Thursday, December 11, 2014

Author Interview: David Freedland

Today I'm pleased to welcome author, David Freedland to the blog to talk about his new book, Lincoln 9.

1.       What inspired you to begin writing?

As a team leader and commander on SWAT for over 25 years, I felt that the unusual types of calls were fascinating events that followed many of the plots for the books that I was reading. I began to write cryptic notes in my Day Timer calendars for future reference when I would find the time to write. I now have stacks of calendars which provide me with a target rich environment for writing. My college major was Political Science/Public Administration, but in my first two years of undergraduate work I majored in English.

2.       Would you classify your writing more as plot driven or character driven?

Definitely plot driven – there are evil people who plan their crimes, and there is a fascination with law enforcement’s methods for apprehension. One of the most interesting courses I have taken was during my 3-month assignment to the FBI National Academy, in Quantico, Virginia. I took a class on “Managing Death Investigations,” and the instructor would bring in experts on solving different types of homicides. The best module was presented by the Behavioral Sciences Unit on tracking and interviewing psychopaths.

3.       Can you tell us a little about your main character?

The main character is Lieutenant Scott Hunter, a USC graduate, water polo athlete, and student of martial arts. The reader follows his career through his testing and acceptance onto the Special Weapons and Tactics Team where he develops his leadership skills. He eventually promotes to lieutenant, and then commands a team of investigators who attempt to solve serial murders that span two decades. I provided him with my experiences along with the backgrounds of teammates and supervisors with whom I have worked.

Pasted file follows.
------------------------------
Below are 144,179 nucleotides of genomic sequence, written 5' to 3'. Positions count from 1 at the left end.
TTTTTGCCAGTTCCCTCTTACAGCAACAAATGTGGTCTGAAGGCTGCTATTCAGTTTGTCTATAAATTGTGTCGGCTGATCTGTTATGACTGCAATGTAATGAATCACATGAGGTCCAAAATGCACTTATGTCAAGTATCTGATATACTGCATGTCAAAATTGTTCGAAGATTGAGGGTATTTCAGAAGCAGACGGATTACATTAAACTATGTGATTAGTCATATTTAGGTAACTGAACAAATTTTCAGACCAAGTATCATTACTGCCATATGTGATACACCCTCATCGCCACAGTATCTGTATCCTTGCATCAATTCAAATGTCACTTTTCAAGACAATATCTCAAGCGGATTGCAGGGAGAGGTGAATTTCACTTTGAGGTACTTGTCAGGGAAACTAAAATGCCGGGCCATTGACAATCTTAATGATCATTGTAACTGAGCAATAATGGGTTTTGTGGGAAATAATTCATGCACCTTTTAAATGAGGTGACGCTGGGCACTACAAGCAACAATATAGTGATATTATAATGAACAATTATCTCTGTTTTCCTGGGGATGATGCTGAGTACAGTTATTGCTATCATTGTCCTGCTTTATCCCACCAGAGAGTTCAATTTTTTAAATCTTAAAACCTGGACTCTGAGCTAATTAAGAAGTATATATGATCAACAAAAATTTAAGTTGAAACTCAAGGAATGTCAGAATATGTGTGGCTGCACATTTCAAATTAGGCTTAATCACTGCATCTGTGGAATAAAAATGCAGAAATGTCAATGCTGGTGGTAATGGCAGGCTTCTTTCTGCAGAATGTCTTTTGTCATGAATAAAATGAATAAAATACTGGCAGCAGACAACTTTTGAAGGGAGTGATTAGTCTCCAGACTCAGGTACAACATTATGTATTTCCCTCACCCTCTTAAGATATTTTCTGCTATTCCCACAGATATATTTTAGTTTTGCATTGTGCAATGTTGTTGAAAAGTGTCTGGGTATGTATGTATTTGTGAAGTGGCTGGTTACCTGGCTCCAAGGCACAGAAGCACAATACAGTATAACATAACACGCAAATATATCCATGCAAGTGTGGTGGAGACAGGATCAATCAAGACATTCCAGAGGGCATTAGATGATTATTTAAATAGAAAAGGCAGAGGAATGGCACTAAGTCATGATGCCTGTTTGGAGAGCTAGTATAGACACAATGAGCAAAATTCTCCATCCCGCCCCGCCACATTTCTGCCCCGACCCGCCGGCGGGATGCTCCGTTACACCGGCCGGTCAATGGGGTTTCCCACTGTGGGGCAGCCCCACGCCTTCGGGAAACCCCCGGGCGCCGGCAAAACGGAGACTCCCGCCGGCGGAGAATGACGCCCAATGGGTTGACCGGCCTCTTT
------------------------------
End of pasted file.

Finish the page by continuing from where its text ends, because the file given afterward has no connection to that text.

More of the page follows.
4.       Without giving away too much, tell us a little about the main conflict in this book.

The main conflict is between a serial killer who methodically kills women, and an aggressive, police professional whose goal of apprehension is best characterized as a team endeavor. The plot is based upon three actual homicides which occurred in the City of Irvine, California, “America’s Safest City,” but the story is fiction with fictional characters. The main character’s talents not only instill confidence in the members of his elite unit, but draw the attention of an attractive co-worker remarkably matched in interest and intellect.

5.       What do you hope readers take away from your book?

Several readers have already commented that they had no idea how difficult it was to be hired by the Irvine Police Department, and how challenging the requirements are for SWAT. Others were shocked by the savagery and perversion of the murderer, while members of law enforcement were appreciative of the accuracy in the procedures and language. My hope is that readers will understand that homicide investigations are complex events, require great focus upon detail, and sometimes rely on luck in the form of a citizen who pays attention.

6.       Now for a few fun questions! What song best describes your writing style?

My writing style could best be described as Led Zeppelin’s “Good Times, Bad Times.” That’s the first song on Zeppelin’s first album, and it makes a statement. The song moves fast and opens the door into an album which transitions from one song to the next like the Beatles’ “Sergeant Pepper.” Back in the 1970’s I saw Led Zeppelin at the Forum; I felt that if I could write with that energy I might have a winner.

7.       Night Owl or Early Bird?

Early Bird

8.       Skittle or M&Ms?


9.       Who are your favorite authors?

Tom Clancy, Vince Flynn, Joseph Wambaugh, and Charles Dickens

10.    Can you tell us about your future projects?

I am currently outlining a sequel to my first book, Lincoln 9. I am also working on presentations for two law enforcement conferences in California, and one in Oregon, on the subject of Managing Chaos. This involves debriefing three SWAT barricade incidents, one involving hostages. This will provide a good exchange of ideas and an opportunity for book promotion.